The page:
6 most common graduate questions answered

12 Feb 2018

  • Digital Marketing
  • Data-driven Marketing

By: Richard Harris, Managing Director at IQ

This article originally appeared on LinkedIn.

It’s the beginning of 2018 and the promise of your new career awaits. You’ve completed your studies (or that much-needed Gap Year) and you’re ready to show the world what you can do. It’s an exciting time for you as you’re about to join one of the fastest growing and rewarding professions today. Businesses are absolutely dependent on data-driven insights, digital channels, automation and are in need of highly skilled, knowledgeable people. And the good news is that your career can take you almost any place! With the pace of technological advancement continuing, you’ll be presented with new challenges and opportunities on a regular basis.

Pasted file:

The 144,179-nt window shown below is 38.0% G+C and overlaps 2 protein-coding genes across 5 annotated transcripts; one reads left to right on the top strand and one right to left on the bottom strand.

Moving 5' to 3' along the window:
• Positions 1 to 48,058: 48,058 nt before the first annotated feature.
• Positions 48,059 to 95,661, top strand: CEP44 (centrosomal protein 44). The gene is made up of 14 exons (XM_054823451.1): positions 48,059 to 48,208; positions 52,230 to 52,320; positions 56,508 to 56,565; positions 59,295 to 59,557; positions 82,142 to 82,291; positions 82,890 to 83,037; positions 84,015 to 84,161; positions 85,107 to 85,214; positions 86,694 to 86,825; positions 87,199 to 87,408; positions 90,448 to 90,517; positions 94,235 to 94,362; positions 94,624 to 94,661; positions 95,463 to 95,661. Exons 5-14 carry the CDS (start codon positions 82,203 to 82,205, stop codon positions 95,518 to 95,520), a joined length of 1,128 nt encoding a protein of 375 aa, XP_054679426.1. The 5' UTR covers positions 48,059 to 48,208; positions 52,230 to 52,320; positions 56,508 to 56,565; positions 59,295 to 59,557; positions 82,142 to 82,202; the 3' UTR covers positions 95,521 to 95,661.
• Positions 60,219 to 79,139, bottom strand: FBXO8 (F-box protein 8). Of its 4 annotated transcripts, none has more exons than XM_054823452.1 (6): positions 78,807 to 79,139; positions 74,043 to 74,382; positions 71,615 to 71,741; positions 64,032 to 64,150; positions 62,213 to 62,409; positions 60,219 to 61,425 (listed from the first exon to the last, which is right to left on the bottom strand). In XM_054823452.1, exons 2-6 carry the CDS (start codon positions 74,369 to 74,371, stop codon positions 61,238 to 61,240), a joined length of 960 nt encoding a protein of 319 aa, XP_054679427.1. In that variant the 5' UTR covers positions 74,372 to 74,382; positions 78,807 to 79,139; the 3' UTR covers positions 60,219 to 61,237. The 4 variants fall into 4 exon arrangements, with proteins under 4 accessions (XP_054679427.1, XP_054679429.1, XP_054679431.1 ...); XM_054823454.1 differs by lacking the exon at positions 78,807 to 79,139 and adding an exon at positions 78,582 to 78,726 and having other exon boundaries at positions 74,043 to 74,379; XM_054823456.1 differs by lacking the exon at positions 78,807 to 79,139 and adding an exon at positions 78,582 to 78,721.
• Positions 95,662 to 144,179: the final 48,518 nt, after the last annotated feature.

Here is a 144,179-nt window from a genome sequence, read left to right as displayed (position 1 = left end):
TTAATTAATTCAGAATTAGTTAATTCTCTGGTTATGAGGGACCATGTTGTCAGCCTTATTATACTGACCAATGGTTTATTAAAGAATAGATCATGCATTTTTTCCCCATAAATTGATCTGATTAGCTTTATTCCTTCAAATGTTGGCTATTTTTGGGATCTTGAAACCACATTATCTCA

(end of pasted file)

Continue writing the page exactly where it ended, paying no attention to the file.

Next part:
"Your biggest advantage is your ability to continue to grow and develop your skills."

As you can imagine, I spend quite a lot of my time talking not only with marketing leaders but also to new graduates and those that have just joined our swelling ranks, about what to expect and what they should be doing to help advance their career.

So, I thought it might be useful to provide some answers to the most common questions new graduates ask me.

1. Where is the best place to work?